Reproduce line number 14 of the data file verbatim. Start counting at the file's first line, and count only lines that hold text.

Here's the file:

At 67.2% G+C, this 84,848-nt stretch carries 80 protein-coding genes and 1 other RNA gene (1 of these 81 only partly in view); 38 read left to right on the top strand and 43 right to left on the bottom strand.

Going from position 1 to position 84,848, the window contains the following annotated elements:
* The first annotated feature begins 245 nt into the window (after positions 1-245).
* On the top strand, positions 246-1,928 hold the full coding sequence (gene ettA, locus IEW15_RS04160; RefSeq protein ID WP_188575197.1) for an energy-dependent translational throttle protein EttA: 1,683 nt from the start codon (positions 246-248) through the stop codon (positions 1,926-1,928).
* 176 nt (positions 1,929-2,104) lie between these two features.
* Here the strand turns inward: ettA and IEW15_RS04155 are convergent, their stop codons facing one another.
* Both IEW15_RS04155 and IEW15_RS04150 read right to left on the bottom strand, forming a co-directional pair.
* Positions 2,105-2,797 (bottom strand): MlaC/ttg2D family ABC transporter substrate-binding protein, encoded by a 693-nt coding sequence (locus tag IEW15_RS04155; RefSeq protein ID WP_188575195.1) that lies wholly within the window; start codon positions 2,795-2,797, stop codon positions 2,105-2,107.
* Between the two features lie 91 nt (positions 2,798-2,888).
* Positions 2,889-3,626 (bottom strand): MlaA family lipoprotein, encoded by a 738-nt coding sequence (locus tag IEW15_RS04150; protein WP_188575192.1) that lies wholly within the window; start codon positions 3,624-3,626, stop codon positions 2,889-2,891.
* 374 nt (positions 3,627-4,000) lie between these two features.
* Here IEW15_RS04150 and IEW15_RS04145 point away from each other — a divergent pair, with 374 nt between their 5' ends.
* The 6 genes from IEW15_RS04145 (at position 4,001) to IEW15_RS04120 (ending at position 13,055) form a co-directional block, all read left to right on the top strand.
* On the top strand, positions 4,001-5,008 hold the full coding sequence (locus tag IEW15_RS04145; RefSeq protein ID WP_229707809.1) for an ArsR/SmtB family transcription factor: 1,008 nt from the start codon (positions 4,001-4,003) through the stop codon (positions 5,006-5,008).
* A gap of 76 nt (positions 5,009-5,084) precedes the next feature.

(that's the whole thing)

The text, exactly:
* On the top strand, positions 4,001-5,008 hold the full coding sequence (locus tag IEW15_RS04145; RefSeq protein ID WP_229707809.1) for an ArsR/SmtB family transcription factor: 1,008 nt from the start codon (positions 4,001-4,003) through the stop codon (positions 5,006-5,008).